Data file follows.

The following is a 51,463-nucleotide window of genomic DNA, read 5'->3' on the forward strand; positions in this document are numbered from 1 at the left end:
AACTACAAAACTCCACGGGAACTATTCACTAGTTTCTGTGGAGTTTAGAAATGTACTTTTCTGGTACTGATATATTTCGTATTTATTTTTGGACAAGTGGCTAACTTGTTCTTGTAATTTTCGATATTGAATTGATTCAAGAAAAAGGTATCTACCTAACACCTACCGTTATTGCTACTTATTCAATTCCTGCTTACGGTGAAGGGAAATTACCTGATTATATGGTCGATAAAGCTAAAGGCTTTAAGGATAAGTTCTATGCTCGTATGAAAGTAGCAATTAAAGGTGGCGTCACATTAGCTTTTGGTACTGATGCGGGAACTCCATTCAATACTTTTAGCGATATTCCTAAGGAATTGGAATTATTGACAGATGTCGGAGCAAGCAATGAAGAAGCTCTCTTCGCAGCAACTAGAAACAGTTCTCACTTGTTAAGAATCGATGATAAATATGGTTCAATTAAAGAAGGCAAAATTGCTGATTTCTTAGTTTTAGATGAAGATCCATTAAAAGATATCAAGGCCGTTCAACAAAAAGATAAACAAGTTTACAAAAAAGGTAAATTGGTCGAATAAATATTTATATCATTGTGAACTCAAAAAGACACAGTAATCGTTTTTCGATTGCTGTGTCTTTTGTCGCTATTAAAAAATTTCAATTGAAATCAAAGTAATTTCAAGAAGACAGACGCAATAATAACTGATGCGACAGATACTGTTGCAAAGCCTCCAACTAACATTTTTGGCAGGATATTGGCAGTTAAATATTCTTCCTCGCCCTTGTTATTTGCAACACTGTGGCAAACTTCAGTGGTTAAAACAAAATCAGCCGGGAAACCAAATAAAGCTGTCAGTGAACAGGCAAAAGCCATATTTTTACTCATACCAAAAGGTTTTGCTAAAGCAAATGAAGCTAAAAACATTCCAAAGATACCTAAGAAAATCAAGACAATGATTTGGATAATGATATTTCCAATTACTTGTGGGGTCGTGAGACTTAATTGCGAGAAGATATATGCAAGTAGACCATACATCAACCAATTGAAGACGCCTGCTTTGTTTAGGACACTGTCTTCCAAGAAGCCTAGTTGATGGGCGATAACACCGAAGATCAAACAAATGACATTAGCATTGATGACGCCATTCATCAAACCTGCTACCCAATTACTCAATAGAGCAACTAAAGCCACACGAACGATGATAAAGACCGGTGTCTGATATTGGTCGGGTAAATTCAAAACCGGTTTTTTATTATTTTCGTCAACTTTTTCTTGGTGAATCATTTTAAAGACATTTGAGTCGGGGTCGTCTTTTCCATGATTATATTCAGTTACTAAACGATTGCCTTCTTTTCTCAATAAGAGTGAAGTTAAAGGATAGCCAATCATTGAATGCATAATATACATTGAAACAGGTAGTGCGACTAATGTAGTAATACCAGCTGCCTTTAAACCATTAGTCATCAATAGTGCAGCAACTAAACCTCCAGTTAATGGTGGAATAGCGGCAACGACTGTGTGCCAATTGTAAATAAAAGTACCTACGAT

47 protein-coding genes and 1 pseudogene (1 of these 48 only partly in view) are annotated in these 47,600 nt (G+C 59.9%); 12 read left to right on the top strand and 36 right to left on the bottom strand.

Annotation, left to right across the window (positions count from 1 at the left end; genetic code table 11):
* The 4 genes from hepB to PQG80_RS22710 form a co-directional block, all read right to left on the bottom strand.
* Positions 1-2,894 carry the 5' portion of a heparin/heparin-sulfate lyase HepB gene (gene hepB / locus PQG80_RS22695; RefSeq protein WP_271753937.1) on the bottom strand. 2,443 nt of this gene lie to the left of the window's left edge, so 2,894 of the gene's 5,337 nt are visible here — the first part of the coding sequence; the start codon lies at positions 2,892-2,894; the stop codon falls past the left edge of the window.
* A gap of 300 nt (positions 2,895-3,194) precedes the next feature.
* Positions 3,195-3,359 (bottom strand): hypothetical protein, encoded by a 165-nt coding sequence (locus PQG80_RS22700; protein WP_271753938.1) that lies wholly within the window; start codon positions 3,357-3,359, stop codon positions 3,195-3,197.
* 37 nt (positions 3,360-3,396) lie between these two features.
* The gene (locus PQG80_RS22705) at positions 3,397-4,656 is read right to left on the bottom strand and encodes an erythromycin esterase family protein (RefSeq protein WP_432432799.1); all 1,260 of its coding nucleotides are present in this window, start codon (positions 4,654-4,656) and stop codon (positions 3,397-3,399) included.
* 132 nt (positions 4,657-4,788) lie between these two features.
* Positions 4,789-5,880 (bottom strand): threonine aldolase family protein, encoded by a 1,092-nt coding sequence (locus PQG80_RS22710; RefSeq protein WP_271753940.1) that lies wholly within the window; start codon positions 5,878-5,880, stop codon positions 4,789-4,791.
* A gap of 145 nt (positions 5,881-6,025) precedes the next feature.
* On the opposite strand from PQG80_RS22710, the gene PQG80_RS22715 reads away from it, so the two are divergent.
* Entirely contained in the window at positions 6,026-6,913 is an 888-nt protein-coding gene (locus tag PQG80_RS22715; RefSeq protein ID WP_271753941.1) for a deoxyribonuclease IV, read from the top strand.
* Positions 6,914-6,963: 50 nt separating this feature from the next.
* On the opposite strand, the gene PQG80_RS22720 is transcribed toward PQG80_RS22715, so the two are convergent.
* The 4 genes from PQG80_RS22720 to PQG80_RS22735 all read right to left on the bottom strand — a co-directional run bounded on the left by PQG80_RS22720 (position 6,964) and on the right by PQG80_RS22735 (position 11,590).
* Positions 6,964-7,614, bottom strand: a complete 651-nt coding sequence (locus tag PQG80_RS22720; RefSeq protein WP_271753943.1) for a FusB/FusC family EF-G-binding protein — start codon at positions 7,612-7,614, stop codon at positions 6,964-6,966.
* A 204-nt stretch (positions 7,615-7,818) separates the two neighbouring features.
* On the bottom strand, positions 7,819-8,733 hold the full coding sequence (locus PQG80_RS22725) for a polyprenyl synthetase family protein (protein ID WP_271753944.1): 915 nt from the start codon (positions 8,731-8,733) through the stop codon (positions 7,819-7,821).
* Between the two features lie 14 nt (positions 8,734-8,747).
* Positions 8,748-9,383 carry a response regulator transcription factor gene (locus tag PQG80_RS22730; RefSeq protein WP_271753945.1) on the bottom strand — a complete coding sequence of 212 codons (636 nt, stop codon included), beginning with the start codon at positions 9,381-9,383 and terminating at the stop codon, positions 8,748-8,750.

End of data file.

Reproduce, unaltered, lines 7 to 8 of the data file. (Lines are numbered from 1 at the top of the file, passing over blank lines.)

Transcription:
* A gap of 300 nt (positions 2,895-3,194) precedes the next feature.
* Positions 3,195-3,359 (bottom strand): hypothetical protein, encoded by a 165-nt coding sequence (locus PQG80_RS22700; protein WP_271753938.1) that lies wholly within the window; start codon positions 3,357-3,359, stop codon positions 3,195-3,197.